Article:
Power System Dynamics Enhancement Through Phase Unbalanced and Adaptive Control Schemes in Series FACTS devices
This thesis presents novel series compensation schemes and adaptive control techniques to enhance power system dynamics through damping Subsynchronous Resonance (SSR) and low-frequency power oscillations: local and inter-area oscillations. Series capacitive compensation of transmission lines is used to improve power transfer capability of the transmission line and is economical compared to the addition of new lines. However, one of the impeding factors for the increased utilization of series capacitive compensation is the potential risk of SSR, where electrical energy is exchanged with turbine-generator shaft systems in a growing manner which can result in shaft damage. Furthermore, the fixed capacitor does not provide controllable reactance and does not aid in the low-frequency oscillations damping. The Flexible AC Transmission System (FACTS) controllers have the flexibility of controlling both real and reactive power which could provide an excellent capability for improving power system dynamics. Several studies have investigated the potential of using this capability in mitigating the low-frequency (electromechanical) as well as the subsynchronous resonance (SSR) oscillations. However, the practical implementations of FACTS devices are very limited due to their high cost. To address this issue, this thesis proposes a new series capacitive compensation concept capable of enhancing power system dynamics. The idea behind the concept is a series capacitive compensation which provides balanced compensation at the power frequency while it provides phase unbalance at other frequencies of oscillations. The compensation scheme is a combination of a single-phase Thyristor Controlled Series Capacitor (TCSC) or Static Synchronous Series Compensator (SSSC) and a fixed series capacitors in series in one phase of the compensated transmission line and fixed capacitors on the other two phases. The proposed scheme is economical compared to a full three-phase FACTS counterpart and improves reliability of the device by reducing number of switching components. The phase unbalance during transients reduces the coupling strength between the mechanical and the electrical system at asynchronous oscillations, thus suppressing the build-up of torsional stresses on the generator shaft systems. The SSR oscillations damping capability of the schemes is validated through detailed time-domain electromagnetic transient simulation studies on the IEEE first and second benchmark models. Furthermore, as the proposed schemes provide controllable reactance through TCSC or SSSC, the supplementary controllers can be implemented to damp low-frequency power oscillations as well. The low-frequency damping capability of the schemes is validated through detail time-domain electromagnetic transient simulation studies on two machines systems connected to a very large system and a three-area, six-machine power system. The simulation studies are carried out using commercially available electromagnetic transient simulation tools (EMTP-RV and PSCAD/EMTDC). An adaptive controller consisting of a robust on-line identifier, namely a robust Recursive Least Square (RLS), and a Pole-Shift (PS) controller is also proposed to provide optimal damping over a wide range of power system operations. The proposed identifier penalizes large estimated errors and smooth-out the change in parameters during large power system disturbances. The PS control is ideal for its robustness and stability conditions. The combination results in a computationally efficient estimator and a controller suitable for optimal control over wider range of operations of a non-linear system such as power system. The most important aspect of the controller is that it can be designed with an approximate linearized model of the complete power system, and does not need to be re-tuned after it is commissioned. The damping capability of such controller is demonstrated through detail studies on a three-area test system and on an IEEE 12-bus test system. Finally, the adaptive control algorithm is developed on a Digital Signal Processing Board, and the performance is experimentally tested using hardware-in-the-loop studies. For this purpose, a Real Time Digital Simulator (RTDS) is used, which is capable of simulating power system in real-time at 50 µs simulation time step. The RTDS facilitates the performance evaluation of a controller just like testing on a real power system. The experimental results match closely with the simulation results; which demonstrated the practical applicability of the adaptive controller in power systems. The proposed controller is computationally efficient and simple to implement in DSP hardware.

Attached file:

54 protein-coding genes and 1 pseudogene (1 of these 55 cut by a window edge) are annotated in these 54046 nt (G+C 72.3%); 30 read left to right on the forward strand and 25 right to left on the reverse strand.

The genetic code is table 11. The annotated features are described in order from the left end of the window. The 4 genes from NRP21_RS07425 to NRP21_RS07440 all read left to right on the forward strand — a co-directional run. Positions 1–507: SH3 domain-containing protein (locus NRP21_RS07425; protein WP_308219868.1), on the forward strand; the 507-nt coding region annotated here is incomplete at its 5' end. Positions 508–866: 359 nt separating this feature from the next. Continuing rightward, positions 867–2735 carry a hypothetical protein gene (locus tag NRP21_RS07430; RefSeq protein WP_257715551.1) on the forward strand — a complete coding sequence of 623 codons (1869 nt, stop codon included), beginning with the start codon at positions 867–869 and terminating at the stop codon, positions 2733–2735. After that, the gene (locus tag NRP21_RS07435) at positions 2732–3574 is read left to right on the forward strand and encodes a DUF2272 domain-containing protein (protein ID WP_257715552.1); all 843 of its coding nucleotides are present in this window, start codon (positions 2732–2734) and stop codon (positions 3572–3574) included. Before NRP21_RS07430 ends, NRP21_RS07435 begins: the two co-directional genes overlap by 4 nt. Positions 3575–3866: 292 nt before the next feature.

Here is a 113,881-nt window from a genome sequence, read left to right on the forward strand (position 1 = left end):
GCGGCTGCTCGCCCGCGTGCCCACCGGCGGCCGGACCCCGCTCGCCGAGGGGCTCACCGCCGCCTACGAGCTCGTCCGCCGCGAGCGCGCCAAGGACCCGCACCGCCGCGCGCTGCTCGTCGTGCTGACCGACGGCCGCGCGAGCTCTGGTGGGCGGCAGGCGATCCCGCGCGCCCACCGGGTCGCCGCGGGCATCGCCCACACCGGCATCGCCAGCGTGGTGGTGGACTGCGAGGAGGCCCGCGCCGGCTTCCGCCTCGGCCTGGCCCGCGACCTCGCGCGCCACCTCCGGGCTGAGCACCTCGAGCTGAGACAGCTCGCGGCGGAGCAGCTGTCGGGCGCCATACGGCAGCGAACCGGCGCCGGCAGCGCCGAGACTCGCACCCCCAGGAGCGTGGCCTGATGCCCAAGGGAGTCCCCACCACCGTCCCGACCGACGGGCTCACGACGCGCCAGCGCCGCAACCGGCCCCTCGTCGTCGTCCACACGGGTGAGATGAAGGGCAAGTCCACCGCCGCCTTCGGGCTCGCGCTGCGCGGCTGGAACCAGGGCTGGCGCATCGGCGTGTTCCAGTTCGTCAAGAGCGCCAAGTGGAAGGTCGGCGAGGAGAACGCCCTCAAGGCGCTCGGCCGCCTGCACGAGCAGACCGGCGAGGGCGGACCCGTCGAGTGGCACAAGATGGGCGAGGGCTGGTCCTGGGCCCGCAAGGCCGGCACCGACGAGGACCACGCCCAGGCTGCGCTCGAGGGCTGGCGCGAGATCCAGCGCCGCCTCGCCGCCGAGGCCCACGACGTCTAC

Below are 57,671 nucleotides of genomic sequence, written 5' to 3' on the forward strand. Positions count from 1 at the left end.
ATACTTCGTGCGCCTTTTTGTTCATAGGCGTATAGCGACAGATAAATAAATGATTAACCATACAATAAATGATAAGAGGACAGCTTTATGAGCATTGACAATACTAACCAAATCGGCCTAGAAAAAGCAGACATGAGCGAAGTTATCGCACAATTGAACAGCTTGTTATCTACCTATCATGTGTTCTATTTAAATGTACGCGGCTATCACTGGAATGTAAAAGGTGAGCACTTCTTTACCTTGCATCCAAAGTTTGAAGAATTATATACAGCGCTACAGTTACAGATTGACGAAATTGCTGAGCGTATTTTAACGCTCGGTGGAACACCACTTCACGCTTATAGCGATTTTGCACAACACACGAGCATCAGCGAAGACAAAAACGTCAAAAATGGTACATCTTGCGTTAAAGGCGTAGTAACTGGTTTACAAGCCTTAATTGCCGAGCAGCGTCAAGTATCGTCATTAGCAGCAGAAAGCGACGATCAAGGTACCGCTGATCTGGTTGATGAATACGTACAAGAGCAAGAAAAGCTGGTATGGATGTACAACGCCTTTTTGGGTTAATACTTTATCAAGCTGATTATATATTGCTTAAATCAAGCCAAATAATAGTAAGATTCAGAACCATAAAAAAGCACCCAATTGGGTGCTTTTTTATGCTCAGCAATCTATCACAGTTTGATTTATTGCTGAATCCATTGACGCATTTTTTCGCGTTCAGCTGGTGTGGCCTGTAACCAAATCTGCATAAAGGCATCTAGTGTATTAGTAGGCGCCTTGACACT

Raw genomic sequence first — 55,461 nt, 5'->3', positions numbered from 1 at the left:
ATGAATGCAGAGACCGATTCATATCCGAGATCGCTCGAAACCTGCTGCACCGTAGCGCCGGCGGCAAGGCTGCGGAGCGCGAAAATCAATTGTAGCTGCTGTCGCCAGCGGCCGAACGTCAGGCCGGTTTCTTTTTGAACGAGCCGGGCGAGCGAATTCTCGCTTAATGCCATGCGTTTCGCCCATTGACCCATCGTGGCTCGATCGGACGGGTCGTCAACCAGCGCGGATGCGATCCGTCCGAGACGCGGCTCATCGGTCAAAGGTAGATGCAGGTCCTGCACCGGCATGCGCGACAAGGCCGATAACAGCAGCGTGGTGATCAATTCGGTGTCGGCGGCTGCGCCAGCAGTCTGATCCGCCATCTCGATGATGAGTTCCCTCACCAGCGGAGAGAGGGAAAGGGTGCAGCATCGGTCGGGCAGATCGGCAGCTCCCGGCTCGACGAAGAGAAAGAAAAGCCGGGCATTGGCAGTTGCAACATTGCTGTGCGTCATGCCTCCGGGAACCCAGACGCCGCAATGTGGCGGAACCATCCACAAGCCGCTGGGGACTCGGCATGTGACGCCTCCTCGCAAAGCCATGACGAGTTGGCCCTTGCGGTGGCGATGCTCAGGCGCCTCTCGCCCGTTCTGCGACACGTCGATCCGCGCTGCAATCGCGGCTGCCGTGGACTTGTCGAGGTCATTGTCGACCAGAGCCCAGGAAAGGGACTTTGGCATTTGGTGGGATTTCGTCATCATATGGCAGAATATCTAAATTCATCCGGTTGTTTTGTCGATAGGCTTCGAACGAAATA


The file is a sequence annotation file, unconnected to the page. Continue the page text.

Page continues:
DegreeDoctor of Philosophy (Ph.D.)
DepartmentElectrical and Computer Engineering
SupervisorGokaraju, Ramakrishna; Faried, Sherif O.
CommitteeKlymyshyn, David M.; Burton, Richard T.; Chowdhury, Nurul A.; Mehr, Aryan S.; Annakkage, Udaya D.
Copyright DateApril 2012
Power system dynamics